"Out in front with the eight Aloha Division boats that started five and six days ahead of the others, Jim Warmington's 75-foot racer-cruiser Shanakee II had 595 miles to go. Its ETA was upgraded to late Friday night or early Saturday morning. A few boats have found strong but isolated breeze. One of the smallest boats, Mike Thomas' 1D35 Sensation from Detroit, currently second in Division III, reported: 'We repaired damaged power lead for [single sideband radio] tuner and were able to communicate directly with [communications officer] Grant [Baldwin] on Alaska Eagle. Big relief on board. Wild ride burning south with small asymmetric spinnaker. Hit 18.3 knots on one ride.'
"Michael Abraham, sailing doublehanded with Phil Rowe on Watercolors from Newport Beach told of their adventures: 'So far, Disasters 0, Watercolors 4. It isn't because Disaster isn't trying. Shims in mast fell out, spinnaker wrap and watermaker 86'd. All solved. Still [flying] jib and main. Both need rest.' And later: 'Making better progress. Wind is steady at 8-26 [knots]. [Boat] speed 8-9 knots. Still reaching with jib and reefed main. Food is no joy yet -- just sticking to business. Lots of porpoise yesterday. Sky is clear, but sky is building.'
"Meanwhile, although TransPac has introduced several breakthrough designs over the years, this doesn't appear to be a race where one of those will prevail. Only David Janes' J-Bird III from Newport Beach, one of two new TransPac 52s, is in contention for honors. J-Bird III, designed by Alan Andrews of Long Beach, currently leads James McDowell's standard ULDB 70 Grand Illusion, boat for boat, by 10 miles in Division II. After a 293-mile day, almost as far as the three super sleds, J-Bird III leads the other TransPac 52, Jim Demetriades' Yassou from Beverly Hills, by 102 miles in their private contest for the race's newest trophy. Yassou is a Nelson/Marek design.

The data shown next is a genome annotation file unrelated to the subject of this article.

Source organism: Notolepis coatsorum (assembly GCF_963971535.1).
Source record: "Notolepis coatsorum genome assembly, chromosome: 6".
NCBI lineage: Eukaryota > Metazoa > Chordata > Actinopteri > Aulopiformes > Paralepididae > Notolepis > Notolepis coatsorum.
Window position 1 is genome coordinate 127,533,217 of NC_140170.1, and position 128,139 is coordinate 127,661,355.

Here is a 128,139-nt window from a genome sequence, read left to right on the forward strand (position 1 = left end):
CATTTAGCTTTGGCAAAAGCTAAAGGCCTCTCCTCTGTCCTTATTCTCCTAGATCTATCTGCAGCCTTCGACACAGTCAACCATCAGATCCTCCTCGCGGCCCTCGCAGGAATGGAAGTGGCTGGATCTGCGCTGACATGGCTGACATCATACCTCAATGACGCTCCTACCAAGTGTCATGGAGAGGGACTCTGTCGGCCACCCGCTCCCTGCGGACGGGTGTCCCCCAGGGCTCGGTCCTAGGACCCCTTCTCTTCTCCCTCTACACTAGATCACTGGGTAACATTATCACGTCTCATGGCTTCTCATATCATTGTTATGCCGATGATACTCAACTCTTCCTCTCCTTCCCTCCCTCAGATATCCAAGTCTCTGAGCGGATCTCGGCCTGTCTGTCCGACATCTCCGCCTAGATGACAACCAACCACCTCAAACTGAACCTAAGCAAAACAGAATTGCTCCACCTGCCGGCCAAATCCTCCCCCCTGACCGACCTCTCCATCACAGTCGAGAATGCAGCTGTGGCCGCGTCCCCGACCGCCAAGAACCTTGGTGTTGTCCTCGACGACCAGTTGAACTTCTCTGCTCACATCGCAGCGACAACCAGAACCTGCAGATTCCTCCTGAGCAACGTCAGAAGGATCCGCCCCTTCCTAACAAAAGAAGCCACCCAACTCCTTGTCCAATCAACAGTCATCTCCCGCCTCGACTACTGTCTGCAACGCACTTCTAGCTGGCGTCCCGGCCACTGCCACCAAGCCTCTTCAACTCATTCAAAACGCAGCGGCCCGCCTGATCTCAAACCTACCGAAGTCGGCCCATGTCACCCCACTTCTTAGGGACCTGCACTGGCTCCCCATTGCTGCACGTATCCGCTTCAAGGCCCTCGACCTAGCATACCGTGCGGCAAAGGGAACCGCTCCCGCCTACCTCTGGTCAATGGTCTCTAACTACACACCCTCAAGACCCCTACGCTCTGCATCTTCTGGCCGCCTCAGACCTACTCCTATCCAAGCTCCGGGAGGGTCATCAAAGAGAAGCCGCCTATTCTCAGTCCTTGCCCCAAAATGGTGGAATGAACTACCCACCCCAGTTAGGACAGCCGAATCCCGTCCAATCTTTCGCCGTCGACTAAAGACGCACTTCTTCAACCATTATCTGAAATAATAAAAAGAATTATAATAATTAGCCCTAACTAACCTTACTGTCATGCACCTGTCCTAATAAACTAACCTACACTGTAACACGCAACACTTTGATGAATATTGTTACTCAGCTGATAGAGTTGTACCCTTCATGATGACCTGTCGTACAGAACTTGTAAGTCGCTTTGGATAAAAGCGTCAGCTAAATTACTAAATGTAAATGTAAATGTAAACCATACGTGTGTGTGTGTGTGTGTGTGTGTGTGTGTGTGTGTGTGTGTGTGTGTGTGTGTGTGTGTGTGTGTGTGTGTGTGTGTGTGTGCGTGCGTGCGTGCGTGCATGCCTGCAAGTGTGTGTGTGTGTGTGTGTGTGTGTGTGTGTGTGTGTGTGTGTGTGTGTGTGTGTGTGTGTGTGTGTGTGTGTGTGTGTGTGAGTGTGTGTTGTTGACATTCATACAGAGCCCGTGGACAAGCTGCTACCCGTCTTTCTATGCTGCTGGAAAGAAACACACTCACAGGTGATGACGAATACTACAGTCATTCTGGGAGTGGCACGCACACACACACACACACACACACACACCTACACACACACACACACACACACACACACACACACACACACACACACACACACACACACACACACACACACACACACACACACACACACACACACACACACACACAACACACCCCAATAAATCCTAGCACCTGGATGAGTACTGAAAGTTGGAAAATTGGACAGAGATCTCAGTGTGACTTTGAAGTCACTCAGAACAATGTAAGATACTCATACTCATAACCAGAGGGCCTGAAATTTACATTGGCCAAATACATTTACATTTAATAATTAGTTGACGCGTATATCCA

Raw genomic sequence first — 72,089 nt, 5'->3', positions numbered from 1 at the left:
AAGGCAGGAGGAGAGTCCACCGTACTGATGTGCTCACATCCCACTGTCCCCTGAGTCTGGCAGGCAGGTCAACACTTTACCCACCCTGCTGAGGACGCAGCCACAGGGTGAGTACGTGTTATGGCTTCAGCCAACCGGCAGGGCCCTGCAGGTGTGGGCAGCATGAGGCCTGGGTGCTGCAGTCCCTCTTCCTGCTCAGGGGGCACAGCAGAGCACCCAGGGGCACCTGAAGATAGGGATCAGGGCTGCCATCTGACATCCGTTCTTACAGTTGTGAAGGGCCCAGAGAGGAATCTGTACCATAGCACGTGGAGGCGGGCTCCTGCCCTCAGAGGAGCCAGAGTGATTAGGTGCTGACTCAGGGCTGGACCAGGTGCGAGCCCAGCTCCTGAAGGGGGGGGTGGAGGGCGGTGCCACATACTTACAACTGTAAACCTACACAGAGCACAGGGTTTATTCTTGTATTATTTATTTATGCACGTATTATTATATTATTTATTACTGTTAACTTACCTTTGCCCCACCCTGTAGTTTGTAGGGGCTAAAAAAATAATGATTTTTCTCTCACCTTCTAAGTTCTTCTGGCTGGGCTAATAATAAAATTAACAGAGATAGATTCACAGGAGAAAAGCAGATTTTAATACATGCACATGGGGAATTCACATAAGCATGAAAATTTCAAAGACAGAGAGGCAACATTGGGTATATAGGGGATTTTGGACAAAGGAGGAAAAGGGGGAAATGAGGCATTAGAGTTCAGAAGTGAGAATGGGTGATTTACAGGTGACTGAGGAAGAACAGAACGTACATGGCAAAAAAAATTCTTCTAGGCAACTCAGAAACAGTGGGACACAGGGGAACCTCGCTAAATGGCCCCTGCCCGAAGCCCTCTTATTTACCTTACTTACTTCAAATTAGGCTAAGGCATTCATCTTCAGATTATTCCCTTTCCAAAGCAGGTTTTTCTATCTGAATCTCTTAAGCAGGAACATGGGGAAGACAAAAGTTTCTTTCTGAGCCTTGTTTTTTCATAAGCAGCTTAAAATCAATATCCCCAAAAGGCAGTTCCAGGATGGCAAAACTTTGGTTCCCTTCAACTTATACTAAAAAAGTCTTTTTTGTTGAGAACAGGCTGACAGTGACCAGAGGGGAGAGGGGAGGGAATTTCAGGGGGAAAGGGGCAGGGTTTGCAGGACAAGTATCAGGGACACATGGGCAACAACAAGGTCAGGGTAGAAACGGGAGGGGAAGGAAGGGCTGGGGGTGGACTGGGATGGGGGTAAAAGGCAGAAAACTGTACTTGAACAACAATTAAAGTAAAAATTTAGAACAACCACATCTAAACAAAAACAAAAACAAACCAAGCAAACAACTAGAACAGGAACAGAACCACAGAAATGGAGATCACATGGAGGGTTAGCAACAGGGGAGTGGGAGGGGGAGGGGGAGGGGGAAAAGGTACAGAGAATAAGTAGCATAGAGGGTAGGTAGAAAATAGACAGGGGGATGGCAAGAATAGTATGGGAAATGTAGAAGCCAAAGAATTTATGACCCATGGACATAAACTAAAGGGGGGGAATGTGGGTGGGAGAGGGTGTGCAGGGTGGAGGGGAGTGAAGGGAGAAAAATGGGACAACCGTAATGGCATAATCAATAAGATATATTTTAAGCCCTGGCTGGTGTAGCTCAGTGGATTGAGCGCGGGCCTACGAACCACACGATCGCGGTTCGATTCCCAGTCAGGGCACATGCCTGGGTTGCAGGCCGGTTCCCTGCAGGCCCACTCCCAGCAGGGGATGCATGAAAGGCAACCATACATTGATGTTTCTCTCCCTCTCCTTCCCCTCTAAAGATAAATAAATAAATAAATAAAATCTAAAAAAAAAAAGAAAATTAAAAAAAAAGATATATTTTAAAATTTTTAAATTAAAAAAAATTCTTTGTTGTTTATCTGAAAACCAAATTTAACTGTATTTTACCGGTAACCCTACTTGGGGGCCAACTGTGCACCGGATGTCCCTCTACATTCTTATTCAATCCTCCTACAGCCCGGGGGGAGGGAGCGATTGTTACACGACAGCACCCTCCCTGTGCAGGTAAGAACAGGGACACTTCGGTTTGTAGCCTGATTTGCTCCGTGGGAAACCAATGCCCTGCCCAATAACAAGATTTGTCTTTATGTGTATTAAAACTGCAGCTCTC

"The legendary Merlin, which held the TransPac record for 20 years, is now Merlin's Reata, highly modified at a cost of almost $1 million by new owner Al Micallef of Fort Worth, Texas. Micallef said before the start, 'If it's light air to start, I think we'll have a chance to keep up with [Pegasus, Chance and Pyewacket].' The start was dreadfully light, and Merlin's Reata now trails Pegasus by 100 miles, averaging 8.4 knots to 9.9 for the leader.
"Bob Lane, a Long Beach pharmacist, also had hopes for his venerable Medicine Man, now stretched from 56 to 61 feet. 'There's really no clue to what we can do,' Lane said earlier. 'In 20 knots of breeze the boat's supposed to be really fast.' But there hasn't been much 20-knot breeze, so the blue boat - first to finish with a three-day head start in 1997 - is among the stragglers in Division II, 40 miles ahead of what may be the race's most extreme boat, Étranger, Howard Gordon's Open 50 from San Luis Obispo, which is sailing doublehanded."
Which boats are making the boldest moves south? Who's hanging too long in the north? Who's running the rhumb line? Follow your favorite TransPac boats across the Pacific with the tracking chart on the official Web site at www.transpacificyc.org.